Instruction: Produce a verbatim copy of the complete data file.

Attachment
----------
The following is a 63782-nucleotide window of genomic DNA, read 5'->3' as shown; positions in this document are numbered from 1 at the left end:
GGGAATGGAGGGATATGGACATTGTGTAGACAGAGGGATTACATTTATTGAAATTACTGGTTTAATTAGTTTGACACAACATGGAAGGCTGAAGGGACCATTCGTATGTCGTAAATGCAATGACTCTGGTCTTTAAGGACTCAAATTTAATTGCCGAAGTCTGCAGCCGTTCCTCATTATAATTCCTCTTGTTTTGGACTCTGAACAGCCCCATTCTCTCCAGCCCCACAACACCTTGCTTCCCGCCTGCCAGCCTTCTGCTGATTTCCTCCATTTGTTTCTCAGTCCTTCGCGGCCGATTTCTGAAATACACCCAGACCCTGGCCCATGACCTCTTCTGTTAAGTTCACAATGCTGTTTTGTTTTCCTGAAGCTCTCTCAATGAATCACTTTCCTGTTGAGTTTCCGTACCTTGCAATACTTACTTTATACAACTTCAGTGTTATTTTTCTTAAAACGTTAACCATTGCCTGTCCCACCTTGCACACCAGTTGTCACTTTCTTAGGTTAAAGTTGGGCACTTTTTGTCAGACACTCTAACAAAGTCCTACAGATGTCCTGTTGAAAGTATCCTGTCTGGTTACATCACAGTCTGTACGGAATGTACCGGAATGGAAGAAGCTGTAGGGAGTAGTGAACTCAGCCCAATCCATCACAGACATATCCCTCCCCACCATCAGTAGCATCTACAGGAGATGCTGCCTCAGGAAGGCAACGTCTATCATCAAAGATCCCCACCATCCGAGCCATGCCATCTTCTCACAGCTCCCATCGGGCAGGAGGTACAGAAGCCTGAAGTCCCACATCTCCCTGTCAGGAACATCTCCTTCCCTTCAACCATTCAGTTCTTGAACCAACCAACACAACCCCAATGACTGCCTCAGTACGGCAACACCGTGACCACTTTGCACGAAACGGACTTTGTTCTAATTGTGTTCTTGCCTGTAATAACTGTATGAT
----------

The following is a 63782-nucleotide window of genomic DNA, read 5'->3' as shown; positions in this document are numbered from 1 at the left end:
GGGAATGGAGGGATATGGACATTGTGTAGACAGAGGGATTACATTTATTGAAATTACTGGTTTAATTAGTTTGACACAACATGGAAGGCTGAAGGGACCATTCGTATGTCGTAAATGCAATGACTCTGGTCTTTAAGGACTCAAATTTAATTGCCGAAGTCTGCAGCCGTTCCTCATTATAATTCCTCTTGTTTTGGACTCTGAACAGCCCCATTCTCTCCAGCCCCACAACACCTTGCTTCCCGCCTGCCAGCCTTCTGCTGATTTCCTCCATTTGTTTCTCAGTCCTTCGCGGCCGATTTCTGAAATACACCCAGACCCTGGCCCATGACCTCTTCTGTTAAGTTCACAATGCTGTTTTGTTTTCCTGAAGCTCTCTCAATGAATCACTTTCCTGTTGAGTTTCCGTACCTTGCAATACTTACTTTATACAACTTCAGTGTTATTTTTCTTAAAACGTTAACCATTGCCTGTCCCACCTTGCACACCAGTTGTCACTTTCTTAGGTTAAAGTTGGGCACTTTTTGTCAGACACTCTAACAAAGTCCTACAGATGTCCTGTTGAAAGTATCCTGTCTGGTTACATCACAGTCTGTACGGAATGTACCGGAATGGAAGAAGCTGTAGGGAGTAGTGAACTCAGCCCAATCCATCACAGACATATCCCTCCCCACCATCAGTAGCATCTACAGGAGATGCTGCCTCAGGAAGGCAACGTCTATCATCAAAGATCCCCACCATCCGAGCCATGCCATCTTCTCACAGCTCCCATCGGGCAGGAGGTACAGAAGCCTGAAGTCCCACATCTCCCTGTCAGGAACATCTCCTTCCCTTCAACCATTCAGTTCTTGAACCAACCAACACAACCCCAATGACTGCCTCAGTACGGCAACACCGTGACCACTTTGCACGAAACGGACTTTGTTCTAATTGTGTTCTTGCCTGTAATAACTGTATGAT